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Our kids used to call them the “Blue Guys.” And for the 10 years or so when we went to Easter Vigil at the Cathedral of the Holy Cross, they always looked forward to seeing the Little Brothers of St. Francis. We met the Little Brothers just by going to the cathedral now and again, and got to know them over the years simply by sitting near them, about one-third-of-the-way down the center aisle by the stained-glass window of St. Francis De Sales.
For a long time, we didn’t know many of the brothers’ names. But over years of conversations before and after Mass, and in what can be learned simply from being in one another’s presence, we’ve gotten to know the Little Brothers of St. Francis not only as a group, but as individuals. We’ve learned to expect not only penetrating conversation, but some pretty outrageous humor from Brother Giles. We’ve seen Brother Anthony’s deeply intuitive knowing assume an almost fatherly form, maturing perhaps in the circle of Brother James’ abiding prayerfulness. We know that when we look into Brother Joseph’s eyes, we will find them filled with joyful trust.
On our side, I think they know which of our children will run to them with hugs, and which will ask a question or two. They’ve seen some of our kids pass through the shadow of adolescence and come out on the other side of it. They’ve watched us hold sleeping babies and toddlers, and seen us hovering over 4 or 5 year olds holding lit candles.
At cathedral events, our family always seemed to take up about the same bench space that theirs did. “Family” is really how we see them. For while the Little Brothers have watched our children grow up and my husband and I grow older, we’ve seen them deepen their unity, and step into roles they never sought or expected. The warmth between us all seems to increase every time we see each other. I think it is because we have witnessed an authentic faithfulness, or at least the sincere attempt to be faithful, in each others’ lives.
Whenever we’ve had the privilege of being with the Little Brothers of St. Francis, I have felt a real connection between our vocations. What we do as a family and what they are about as religious brothers have more in common than what is visible on the surface. Poverty, chastity, and obedience come in different forms, but they are the companions of every Christian life. Families and religious alike are called to make their lives a total gift to God. The altar of sacrifice is never further from any of us than the person sitting next to us. In both family and consecrated life the works of mercy are lived on a daily basis. The hungry are fed at our dining room table, just as they are at the Little Brothers’ door. The ignorant are taught and the sinners admonished on Mission Hill, just as they are within the four walls of our home.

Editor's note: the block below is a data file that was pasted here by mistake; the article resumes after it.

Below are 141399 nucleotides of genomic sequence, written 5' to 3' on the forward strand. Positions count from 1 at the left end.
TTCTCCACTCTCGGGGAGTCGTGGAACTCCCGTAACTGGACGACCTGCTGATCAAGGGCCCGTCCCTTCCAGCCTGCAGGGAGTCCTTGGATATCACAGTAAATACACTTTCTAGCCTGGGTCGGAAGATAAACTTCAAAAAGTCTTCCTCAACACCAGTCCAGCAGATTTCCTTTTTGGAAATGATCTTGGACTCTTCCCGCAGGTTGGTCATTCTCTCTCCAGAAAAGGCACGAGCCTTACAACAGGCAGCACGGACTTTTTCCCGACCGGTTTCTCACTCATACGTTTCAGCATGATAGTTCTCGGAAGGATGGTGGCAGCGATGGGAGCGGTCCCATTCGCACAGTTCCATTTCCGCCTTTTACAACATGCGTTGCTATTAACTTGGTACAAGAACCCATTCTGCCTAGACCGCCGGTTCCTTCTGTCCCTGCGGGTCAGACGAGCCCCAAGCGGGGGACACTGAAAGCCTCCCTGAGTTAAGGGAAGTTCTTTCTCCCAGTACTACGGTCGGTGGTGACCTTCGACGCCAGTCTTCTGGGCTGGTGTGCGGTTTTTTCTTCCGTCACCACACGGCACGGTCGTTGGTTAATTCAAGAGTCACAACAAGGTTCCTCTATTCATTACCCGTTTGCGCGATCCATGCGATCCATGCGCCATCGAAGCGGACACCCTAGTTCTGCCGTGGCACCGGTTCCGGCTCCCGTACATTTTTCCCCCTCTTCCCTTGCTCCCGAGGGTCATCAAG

Ultimately, our missions, too, are strikingly similar: to build a community of love centered on what Jesus has done for us; to live a life of faith in Christ in the midst of a “post-Christian” world; to serve God in the midst of the world he created; and to shepherd one another--(and anyone else we can bring along with us!) -- to heaven.
The Little Brothers of St. Francis are small in number, but their calling to prayer and a life of service among and to the poor is a true gift to the Church of Boston. Time passes and transitions follow. In the past year, Brother Anthony has taken up the responsibilities of servant general. At the end of this month, Brother Giles, a convert to the Catholic faith, will be making his perpetual profession. Mass will be celebrated and a reception will follow. While Brother Giles may not receive any personal gifts, support to the Little Brothers’ ministry is both welcome and appreciated.
At the Boston Catholic Men’s and Women’s Conferences this year, two of the brothers told me that they hoped to attend World Youth Day in Sydney. Of course, $7,000 to cover travel expenses doesn’t just fall from the sky. Or does it? They’ve been praying to St. Joseph, patron of the Universal Church. Our family hopes to be a very small part of answering that prayer. For, in the end, we’re all part of the same family, the sons and daughters of God and brothers and sisters in Christ.
To assist the Little Brothers of St. Francis, send a gift to The Little Brothers of St. Francis, 785 - 789 Parker Street, Boston, MA 02120-3021.
Jaymie Stuart Wolfe is a wife and mother of eight children, and a disciple of the spirituality of St. Francis de Sales. She is an author, speaker, musician and serves as faith formation coordinator at St. Maria Goretti Parish in Lynnfield.